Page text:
In 2018, the California’s Office of Emergency Services (OES) implemented a program, Preventing Violent Extremism, that targets teenagers who may be “alienated from their peers,” “troubled by injustice,” or suffering from “depression” or have “tendencies to extremism,” Ann Garrison reported in March 2020 for the Black Agenda Report. The California program, which is modeled on the federal Countering Violent Extremism program launched by the Department of Homeland Security under the Obama administration, “deputizes teachers to spy on them and recruits social service agencies to assemble dossiers on them while providing mental health services,” Garrison wrote, noting that “these kids are disproportionately Black and Brown.”
As Tracy Rosenberg, the executive director of Media Alliance, told Garrison, a coalition of thirty groups—including MPower Change (a Muslim grassroots movement), Asian Americans Advancing Justice, the Council on American Islamic Relations (CAIR), Media Alliance, Oakland Privacy, and the American Civil Liberties Union—has formed to oppose the program on the grounds that it violates students’ rights to privacy and their civil liberties.
The OES Preventing Violent Extremism program developed after the Mayor’s Office of the city of Los Angeles refused nearly $500,000 in Department of Homeland Security funds to implement a Counter Violent Extremism program in Los Angeles, on the grounds that the program would unfairly target Muslims. The OES pilot program provides grants to non-profit organizations. As Rosenberg told the Black Agenda Report, because the OES program relies on DHS funds, “in a sense it is just an outsourcing of the old CVE program.” Rosenberg likened the continuation of the DHS program under California’s Office of Emergency Services as “lipsticking the pig.” The coalition will continue to oppose program, under whatever name it’s given, because, in Rosenberg’s words these policies commandeer “desperately needed social support, educational support, and violence prevention programs,” turning them into “spying vehicles for rogue federal agencies that rely on racist stereotyping.”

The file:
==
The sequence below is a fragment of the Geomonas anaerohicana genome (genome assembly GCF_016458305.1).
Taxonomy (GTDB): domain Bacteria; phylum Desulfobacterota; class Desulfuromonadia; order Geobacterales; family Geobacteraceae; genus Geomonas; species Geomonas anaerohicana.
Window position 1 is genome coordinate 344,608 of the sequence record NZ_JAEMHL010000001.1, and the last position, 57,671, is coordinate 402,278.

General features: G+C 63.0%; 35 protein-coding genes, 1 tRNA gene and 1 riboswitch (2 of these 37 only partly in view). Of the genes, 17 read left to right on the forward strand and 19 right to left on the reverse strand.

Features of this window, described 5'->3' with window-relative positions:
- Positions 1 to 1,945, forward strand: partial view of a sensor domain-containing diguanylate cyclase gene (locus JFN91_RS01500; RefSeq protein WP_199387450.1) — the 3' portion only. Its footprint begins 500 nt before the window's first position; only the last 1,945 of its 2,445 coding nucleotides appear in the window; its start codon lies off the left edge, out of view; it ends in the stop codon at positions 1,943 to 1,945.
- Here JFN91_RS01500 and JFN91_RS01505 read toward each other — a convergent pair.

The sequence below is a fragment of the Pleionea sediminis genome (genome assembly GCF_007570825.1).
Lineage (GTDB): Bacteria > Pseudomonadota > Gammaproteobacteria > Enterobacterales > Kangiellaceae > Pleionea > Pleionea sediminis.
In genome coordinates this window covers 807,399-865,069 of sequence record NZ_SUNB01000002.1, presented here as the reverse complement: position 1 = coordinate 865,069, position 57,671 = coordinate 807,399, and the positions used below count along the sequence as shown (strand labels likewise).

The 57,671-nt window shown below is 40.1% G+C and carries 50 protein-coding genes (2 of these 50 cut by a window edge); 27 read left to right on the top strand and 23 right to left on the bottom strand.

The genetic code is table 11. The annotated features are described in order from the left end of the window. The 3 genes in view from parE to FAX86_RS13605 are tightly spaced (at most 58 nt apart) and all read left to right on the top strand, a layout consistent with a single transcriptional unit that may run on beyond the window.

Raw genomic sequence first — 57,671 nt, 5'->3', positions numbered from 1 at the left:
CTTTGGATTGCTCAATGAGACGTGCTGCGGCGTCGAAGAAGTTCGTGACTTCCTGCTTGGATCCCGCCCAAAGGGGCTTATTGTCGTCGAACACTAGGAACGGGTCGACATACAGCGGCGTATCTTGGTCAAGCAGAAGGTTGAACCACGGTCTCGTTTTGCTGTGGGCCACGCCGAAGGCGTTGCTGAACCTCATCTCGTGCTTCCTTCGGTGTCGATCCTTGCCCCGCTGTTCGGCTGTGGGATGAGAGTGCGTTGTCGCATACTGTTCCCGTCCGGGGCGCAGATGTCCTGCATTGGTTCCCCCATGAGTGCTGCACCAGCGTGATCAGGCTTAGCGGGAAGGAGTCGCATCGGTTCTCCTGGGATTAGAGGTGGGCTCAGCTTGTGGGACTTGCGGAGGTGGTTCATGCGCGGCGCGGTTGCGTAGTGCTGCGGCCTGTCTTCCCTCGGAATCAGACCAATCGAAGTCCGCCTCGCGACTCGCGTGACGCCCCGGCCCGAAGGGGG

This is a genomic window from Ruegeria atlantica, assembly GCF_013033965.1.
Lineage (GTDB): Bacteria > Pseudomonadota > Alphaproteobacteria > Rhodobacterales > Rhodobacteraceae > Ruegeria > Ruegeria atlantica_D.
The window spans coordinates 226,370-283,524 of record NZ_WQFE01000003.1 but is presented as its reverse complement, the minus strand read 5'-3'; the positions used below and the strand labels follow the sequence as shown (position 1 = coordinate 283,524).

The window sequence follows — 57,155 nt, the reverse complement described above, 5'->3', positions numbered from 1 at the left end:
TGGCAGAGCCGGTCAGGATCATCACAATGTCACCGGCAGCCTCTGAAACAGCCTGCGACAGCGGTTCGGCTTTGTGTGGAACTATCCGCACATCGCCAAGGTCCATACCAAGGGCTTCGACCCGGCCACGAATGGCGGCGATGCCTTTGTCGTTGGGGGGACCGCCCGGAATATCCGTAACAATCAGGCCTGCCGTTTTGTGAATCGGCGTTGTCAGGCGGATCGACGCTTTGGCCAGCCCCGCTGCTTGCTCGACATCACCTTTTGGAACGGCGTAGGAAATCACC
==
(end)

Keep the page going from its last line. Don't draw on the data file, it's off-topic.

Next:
A review of multiple online news data bases returned no recent corporate news coverage on this topic as of March 8, 2020. The San Francisco Bay View reposted Garrison’s article. In November 2018, Pacific Standard reported on the debate over whether Los Angeles ought to accept federal funding to surveil its communities.
Source: Ann Garrison, “California Flags Alienated, Idealistic Kids of Color as Potential Violent Extremists,” Black Agenda Report, March 4, 2020, https://www.blackagendareport.com/california-flags-alienated-idealistic-kids-color-potential-violent-extremists.
Student Researcher: Donovan Cagliero (College of Western Idaho)
Faculty Evaluators: Anna Gamboa (College of Western Idaho)